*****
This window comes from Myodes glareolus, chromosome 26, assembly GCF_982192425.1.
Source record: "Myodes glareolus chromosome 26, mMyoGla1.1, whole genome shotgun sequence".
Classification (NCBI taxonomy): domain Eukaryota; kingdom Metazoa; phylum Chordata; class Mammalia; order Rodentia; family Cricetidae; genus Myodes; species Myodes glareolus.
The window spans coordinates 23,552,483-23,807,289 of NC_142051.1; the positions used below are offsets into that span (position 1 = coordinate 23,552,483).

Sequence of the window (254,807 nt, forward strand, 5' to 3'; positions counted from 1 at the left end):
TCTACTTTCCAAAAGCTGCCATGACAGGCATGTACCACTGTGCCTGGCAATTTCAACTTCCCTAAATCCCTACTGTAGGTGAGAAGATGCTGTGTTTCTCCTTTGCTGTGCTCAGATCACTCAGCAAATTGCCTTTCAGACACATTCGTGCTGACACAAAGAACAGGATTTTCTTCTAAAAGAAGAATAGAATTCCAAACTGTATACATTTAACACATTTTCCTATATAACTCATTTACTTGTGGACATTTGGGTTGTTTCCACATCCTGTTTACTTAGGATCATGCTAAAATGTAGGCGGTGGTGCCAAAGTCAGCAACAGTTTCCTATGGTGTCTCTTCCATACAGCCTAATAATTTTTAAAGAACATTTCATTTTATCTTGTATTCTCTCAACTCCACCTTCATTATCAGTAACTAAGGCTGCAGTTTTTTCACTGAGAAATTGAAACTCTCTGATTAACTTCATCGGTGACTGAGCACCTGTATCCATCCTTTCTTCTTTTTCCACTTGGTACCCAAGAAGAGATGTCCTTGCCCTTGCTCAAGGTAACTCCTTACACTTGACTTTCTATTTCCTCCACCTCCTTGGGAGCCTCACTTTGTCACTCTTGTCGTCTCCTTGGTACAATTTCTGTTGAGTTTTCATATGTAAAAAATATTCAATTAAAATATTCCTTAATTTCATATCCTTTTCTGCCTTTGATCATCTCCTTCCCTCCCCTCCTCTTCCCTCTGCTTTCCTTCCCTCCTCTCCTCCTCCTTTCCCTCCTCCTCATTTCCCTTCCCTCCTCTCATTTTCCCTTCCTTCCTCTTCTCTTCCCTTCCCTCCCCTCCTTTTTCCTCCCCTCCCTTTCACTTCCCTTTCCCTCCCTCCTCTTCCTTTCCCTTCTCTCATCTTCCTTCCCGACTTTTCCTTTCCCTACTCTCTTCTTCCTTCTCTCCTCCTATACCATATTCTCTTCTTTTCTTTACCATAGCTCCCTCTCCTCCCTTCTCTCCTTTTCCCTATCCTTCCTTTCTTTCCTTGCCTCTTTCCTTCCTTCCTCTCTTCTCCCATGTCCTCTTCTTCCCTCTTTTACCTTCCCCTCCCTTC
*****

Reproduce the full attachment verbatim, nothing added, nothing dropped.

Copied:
This window comes from Myodes glareolus, chromosome 26, assembly GCF_982192425.1.
Source record: "Myodes glareolus chromosome 26, mMyoGla1.1, whole genome shotgun sequence".
Classification (NCBI taxonomy): domain Eukaryota; kingdom Metazoa; phylum Chordata; class Mammalia; order Rodentia; family Cricetidae; genus Myodes; species Myodes glareolus.
The window spans coordinates 23,552,483-23,807,289 of NC_142051.1; the positions used below are offsets into that span (position 1 = coordinate 23,552,483).

Sequence of the window (254,807 nt, forward strand, 5' to 3'; positions counted from 1 at the left end):
TCTACTTTCCAAAAGCTGCCATGACAGGCATGTACCACTGTGCCTGGCAATTTCAACTTCCCTAAATCCCTACTGTAGGTGAGAAGATGCTGTGTTTCTCCTTTGCTGTGCTCAGATCACTCAGCAAATTGCCTTTCAGACACATTCGTGCTGACACAAAGAACAGGATTTTCTTCTAAAAGAAGAATAGAATTCCAAACTGTATACATTTAACACATTTTCCTATATAACTCATTTACTTGTGGACATTTGGGTTGTTTCCACATCCTGTTTACTTAGGATCATGCTAAAATGTAGGCGGTGGTGCCAAAGTCAGCAACAGTTTCCTATGGTGTCTCTTCCATACAGCCTAATAATTTTTAAAGAACATTTCATTTTATCTTGTATTCTCTCAACTCCACCTTCATTATCAGTAACTAAGGCTGCAGTTTTTTCACTGAGAAATTGAAACTCTCTGATTAACTTCATCGGTGACTGAGCACCTGTATCCATCCTTTCTTCTTTTTCCACTTGGTACCCAAGAAGAGATGTCCTTGCCCTTGCTCAAGGTAACTCCTTACACTTGACTTTCTATTTCCTCCACCTCCTTGGGAGCCTCACTTTGTCACTCTTGTCGTCTCCTTGGTACAATTTCTGTTGAGTTTTCATATGTAAAAAATATTCAATTAAAATATTCCTTAATTTCATATCCTTTTCTGCCTTTGATCATCTCCTTCCCTCCCCTCCTCTTCCCTCTGCTTTCCTTCCCTCCTCTCCTCCTCCTTTCCCTCCTCCTCATTTCCCTTCCCTCCTCTCATTTTCCCTTCCTTCCTCTTCTCTTCCCTTCCCTCCCCTCCTTTTTCCTCCCCTCCCTTTCACTTCCCTTTCCCTCCCTCCTCTTCCTTTCCCTTCTCTCATCTTCCTTCCCGACTTTTCCTTTCCCTACTCTCTTCTTCCTTCTCTCCTCCTATACCATATTCTCTTCTTTTCTTTACCATAGCTCCCTCTCCTCCCTTCTCTCCTTTTCCCTATCCTTCCTTTCTTTCCTTGCCTCTTTCCTTCCTTCCTCTCTTCTCCCATGTCCTCTTCTTCCCTCTTTTACCTTCCCCTCCCTTC